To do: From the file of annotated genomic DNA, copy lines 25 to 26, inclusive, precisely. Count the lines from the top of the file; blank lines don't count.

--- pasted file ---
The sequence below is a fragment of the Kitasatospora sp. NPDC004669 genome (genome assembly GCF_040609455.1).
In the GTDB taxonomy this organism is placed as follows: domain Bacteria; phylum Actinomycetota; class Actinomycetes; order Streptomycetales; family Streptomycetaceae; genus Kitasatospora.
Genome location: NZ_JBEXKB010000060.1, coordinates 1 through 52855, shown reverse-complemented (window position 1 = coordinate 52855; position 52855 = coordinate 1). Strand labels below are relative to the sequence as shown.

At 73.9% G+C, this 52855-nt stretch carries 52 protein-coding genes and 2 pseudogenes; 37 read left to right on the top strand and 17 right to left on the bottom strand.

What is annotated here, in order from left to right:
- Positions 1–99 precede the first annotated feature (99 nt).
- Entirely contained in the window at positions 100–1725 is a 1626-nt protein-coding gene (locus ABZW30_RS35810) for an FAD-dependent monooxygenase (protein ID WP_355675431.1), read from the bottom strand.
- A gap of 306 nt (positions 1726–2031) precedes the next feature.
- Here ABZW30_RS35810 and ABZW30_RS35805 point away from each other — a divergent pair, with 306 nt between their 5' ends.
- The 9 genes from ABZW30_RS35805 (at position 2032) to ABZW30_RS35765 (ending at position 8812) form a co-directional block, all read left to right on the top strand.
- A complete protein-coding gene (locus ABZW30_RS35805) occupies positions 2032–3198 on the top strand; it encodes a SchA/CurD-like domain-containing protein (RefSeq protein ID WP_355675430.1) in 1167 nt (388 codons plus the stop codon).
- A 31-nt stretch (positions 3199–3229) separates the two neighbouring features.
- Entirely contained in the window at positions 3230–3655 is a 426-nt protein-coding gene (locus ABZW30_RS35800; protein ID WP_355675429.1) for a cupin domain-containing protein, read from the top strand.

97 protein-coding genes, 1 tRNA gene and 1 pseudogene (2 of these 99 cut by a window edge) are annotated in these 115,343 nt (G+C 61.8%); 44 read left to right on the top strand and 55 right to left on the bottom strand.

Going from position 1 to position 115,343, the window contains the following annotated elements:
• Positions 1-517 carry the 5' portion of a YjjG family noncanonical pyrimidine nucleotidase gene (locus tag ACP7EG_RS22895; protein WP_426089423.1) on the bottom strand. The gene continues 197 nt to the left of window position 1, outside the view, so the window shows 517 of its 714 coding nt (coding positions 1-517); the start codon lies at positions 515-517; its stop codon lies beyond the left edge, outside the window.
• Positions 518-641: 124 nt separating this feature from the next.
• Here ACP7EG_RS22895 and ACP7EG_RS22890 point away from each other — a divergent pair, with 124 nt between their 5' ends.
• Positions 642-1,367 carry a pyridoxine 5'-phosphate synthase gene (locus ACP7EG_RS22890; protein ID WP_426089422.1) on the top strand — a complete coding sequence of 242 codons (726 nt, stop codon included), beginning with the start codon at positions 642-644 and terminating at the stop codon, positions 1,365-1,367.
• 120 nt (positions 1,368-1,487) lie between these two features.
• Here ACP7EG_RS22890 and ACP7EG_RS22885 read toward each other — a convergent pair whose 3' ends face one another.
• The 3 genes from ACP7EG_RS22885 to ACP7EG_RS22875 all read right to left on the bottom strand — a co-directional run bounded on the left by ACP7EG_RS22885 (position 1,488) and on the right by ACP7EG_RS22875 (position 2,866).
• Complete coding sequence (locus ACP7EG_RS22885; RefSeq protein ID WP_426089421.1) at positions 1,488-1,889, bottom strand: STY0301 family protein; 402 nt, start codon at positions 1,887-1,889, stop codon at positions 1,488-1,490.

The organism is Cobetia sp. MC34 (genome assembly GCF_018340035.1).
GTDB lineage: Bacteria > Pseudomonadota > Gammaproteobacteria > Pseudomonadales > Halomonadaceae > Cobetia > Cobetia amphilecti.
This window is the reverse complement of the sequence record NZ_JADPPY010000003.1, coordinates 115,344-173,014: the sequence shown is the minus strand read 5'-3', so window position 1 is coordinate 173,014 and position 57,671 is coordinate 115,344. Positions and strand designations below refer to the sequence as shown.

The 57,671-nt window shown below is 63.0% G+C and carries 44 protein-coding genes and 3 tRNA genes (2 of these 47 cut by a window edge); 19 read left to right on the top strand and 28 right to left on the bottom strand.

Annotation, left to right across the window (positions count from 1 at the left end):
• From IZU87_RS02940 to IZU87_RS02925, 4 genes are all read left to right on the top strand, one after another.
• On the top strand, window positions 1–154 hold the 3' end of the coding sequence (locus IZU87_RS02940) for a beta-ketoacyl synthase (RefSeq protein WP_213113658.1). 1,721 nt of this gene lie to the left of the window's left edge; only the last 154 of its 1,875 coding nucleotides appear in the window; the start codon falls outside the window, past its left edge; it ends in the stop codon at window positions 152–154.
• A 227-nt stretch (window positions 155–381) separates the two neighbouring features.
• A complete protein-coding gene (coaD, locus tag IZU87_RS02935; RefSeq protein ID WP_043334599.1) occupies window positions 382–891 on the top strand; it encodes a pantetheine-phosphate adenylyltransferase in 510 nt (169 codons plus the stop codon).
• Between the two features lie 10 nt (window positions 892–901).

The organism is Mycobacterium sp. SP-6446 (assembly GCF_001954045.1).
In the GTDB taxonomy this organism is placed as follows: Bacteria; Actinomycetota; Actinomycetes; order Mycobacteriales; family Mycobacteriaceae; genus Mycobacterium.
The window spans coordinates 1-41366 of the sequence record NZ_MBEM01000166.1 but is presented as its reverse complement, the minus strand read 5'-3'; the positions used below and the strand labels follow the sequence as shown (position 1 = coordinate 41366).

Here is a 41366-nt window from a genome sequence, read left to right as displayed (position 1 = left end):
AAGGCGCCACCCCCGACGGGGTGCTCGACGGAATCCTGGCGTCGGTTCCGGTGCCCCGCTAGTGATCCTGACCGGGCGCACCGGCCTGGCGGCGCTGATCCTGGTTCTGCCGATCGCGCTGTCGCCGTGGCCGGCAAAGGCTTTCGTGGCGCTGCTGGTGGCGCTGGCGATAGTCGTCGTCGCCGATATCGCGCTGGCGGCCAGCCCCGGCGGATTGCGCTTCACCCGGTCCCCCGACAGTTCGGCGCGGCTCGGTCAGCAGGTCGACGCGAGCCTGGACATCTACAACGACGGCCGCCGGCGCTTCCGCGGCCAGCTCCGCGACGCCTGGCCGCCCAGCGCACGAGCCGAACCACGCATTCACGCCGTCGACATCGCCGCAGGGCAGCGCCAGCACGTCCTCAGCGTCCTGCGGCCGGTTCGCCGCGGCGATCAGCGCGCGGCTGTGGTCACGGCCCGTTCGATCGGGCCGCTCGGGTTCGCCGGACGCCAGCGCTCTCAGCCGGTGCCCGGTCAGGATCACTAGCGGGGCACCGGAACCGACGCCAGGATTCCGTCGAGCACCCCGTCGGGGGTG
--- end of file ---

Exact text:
GTDB lineage: Bacteria > Pseudomonadota > Gammaproteobacteria > Pseudomonadales > Halomonadaceae > Cobetia > Cobetia amphilecti.
This window is the reverse complement of the sequence record NZ_JADPPY010000003.1, coordinates 115,344-173,014: the sequence shown is the minus strand read 5'-3', so window position 1 is coordinate 173,014 and position 57,671 is coordinate 115,344. Positions and strand designations below refer to the sequence as shown.